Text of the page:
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Food manufacturing company and director sentenced

Date:
20 August 2015

A multi million pound turnover food manufacturer and one of its directors have been fined after a worker was crushed by a forklift truck at its Warwickshire factory.

Leamington Crown Court heard that agency worker Jamie Barsby was lucky to be alive after the incident at The Sandwich Factory Holdings Ltd on the Carlyon Road Industrial Estate in Atherstone on 29 July 2012.

He was thrown from the forks of a forklift truck and crushed between the forklift and the back of an articulated lorry as he was being lifted into the back of the lorry to reorganise pallets of sandwiches. The 26-year-old, from Atherstone, broke a number of vertebrae, fractured his pelvis and suffered blood blisters all over his body.

The Judge found that director Paul Nicholson had failed to ensure safety management systems were in place at the factory. The court heard that had such systems been in place, the unsafe practice would not have occurred and existed for a prolonged period of time.

The Sandwich Factory Holdings Ltd, of Helsinki Road, Sutton Fields Industrial Estate, Kingston upon Hull, pleaded guilty to breaching Section 2(1) and 3(1) of the Health and Safety at Work etc Act 1974. It was fined a total of £60,000 and ordered to pay costs of £57,790.

Director Paul Nicholson, aged 55, of Balnain, Drumndrochit, Inverness, pleaded guilty to two breaches of Section 37(1) of the same Act. He was given a conditional discharge and ordered to pay costs of £50,513.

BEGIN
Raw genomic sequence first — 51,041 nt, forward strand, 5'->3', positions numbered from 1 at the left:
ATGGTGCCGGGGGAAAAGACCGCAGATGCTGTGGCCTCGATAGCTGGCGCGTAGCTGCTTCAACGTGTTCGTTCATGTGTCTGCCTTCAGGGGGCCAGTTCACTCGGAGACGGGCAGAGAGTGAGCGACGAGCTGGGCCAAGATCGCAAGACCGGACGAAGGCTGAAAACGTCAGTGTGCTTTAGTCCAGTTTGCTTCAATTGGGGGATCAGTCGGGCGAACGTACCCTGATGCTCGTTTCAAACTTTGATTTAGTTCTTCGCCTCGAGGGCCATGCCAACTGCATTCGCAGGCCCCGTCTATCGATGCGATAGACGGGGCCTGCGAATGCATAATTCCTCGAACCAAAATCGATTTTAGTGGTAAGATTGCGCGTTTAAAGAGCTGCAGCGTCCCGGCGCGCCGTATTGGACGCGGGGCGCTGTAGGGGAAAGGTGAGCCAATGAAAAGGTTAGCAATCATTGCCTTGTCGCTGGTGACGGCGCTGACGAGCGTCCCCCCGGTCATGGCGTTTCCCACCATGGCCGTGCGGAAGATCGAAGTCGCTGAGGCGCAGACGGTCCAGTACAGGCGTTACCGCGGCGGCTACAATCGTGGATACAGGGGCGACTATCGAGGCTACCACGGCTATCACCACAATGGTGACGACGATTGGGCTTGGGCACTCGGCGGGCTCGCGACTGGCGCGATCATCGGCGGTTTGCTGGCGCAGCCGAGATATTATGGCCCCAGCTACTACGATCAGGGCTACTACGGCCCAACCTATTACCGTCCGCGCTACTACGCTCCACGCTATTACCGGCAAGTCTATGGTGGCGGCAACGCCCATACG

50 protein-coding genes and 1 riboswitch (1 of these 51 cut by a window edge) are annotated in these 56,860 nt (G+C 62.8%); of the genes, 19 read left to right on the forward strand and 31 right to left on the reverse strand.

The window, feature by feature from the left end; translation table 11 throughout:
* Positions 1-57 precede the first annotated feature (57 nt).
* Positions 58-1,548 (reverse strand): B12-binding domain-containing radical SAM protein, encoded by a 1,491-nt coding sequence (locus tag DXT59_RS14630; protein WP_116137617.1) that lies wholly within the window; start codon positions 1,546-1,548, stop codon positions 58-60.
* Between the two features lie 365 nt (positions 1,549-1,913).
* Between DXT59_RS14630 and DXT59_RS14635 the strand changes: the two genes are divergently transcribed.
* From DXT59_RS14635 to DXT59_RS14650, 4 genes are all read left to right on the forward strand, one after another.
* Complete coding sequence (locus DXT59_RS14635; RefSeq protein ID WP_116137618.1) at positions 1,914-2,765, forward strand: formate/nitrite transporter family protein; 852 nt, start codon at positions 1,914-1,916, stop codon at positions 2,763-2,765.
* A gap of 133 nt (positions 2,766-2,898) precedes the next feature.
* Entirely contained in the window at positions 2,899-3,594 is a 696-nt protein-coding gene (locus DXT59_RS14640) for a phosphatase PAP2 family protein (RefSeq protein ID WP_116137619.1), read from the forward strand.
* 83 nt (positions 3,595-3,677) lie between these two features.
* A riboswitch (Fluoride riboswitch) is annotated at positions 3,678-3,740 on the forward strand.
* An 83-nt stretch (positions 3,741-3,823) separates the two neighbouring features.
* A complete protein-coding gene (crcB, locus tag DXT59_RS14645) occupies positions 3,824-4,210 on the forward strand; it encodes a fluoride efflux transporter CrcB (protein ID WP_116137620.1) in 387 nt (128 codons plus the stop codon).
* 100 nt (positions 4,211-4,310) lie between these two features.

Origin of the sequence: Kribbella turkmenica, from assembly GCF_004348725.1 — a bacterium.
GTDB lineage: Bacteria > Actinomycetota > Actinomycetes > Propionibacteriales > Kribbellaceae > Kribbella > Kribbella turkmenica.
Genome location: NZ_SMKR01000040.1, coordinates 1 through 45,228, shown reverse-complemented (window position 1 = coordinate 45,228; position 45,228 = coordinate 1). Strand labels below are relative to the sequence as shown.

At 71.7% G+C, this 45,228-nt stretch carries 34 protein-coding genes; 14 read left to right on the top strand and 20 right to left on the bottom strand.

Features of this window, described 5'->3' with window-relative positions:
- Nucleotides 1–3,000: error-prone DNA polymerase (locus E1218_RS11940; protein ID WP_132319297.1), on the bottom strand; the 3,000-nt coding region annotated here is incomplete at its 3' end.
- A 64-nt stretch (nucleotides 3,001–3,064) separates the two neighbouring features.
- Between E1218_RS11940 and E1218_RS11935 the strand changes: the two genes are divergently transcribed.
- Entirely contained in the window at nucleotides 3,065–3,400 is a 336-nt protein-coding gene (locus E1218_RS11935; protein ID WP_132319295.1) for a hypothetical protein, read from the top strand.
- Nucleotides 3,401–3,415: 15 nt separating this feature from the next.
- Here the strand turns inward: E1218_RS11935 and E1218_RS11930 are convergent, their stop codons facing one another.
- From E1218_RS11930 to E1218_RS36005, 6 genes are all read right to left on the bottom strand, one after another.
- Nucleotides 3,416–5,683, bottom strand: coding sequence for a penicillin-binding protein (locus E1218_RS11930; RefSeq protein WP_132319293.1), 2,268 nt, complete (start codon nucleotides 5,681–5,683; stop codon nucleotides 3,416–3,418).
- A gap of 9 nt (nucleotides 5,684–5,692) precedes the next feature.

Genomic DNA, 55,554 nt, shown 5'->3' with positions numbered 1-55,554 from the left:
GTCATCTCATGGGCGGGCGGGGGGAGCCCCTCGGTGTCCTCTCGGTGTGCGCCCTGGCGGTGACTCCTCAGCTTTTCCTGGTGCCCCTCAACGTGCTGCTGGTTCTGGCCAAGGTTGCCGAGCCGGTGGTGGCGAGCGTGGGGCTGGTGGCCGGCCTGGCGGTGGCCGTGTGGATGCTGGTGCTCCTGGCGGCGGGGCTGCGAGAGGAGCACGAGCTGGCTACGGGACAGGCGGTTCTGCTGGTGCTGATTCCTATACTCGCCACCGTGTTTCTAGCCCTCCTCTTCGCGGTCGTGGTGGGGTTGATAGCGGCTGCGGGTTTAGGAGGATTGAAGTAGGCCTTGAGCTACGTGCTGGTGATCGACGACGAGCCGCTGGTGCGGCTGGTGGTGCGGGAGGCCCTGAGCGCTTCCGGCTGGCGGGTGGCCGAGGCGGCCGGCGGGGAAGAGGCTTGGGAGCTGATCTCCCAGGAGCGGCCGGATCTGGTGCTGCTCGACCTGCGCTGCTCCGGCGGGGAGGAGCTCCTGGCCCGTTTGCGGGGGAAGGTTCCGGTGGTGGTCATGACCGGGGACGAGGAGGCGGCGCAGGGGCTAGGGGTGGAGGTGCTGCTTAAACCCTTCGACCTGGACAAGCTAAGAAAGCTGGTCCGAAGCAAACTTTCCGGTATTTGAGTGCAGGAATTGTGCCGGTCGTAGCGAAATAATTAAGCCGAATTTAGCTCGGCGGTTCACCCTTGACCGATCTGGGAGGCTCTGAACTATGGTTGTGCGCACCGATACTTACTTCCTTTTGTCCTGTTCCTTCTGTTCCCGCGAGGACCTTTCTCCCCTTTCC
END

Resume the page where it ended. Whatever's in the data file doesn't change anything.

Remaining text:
The Judge, in sentencing, said:

“The system being operated by the Sandwich Factory Limited at the time was a disaster waiting to happen. It all arose as a result for pushed growth and a desire for profitability that was given priority over the safety of employees.”

Speaking after the hearing, HSE Inspector Alison Cook said:

“It was a matter of sheer luck that this incident did not result in a fatality. Mr Barsby suffered severe injuries that could have easily been prevented. The company failed to ensure that obvious risks from transport operations were controlled”

“Mr Nicholson in his role as director should have had adequate systems in place to ensure the safety of his workers. He neglected to do that. The provision of a simple set of steps was all that was needed to keep Mr Barsby and others safe.”

Information and advice about safe working at height is available from the HSE’s website at www.hse.gov.uk/falls

Notes to Editors: 

  1. The Health and Safety Executive (HSE) is Britain’s national regulator for workplace health and safety. It aims to reduce work-related death, injury and ill health. It does so through research, information and advice, promoting training; new or revised regulations and codes of practice, and working with local authority partners by inspection, investigation and enforcement. hse.gov.uk
  2. More about the legislation referred to in this case can be found at: legislation.gov.uk/
  3. HSE news releases are available at http://press.hse.gov.uk

 

 

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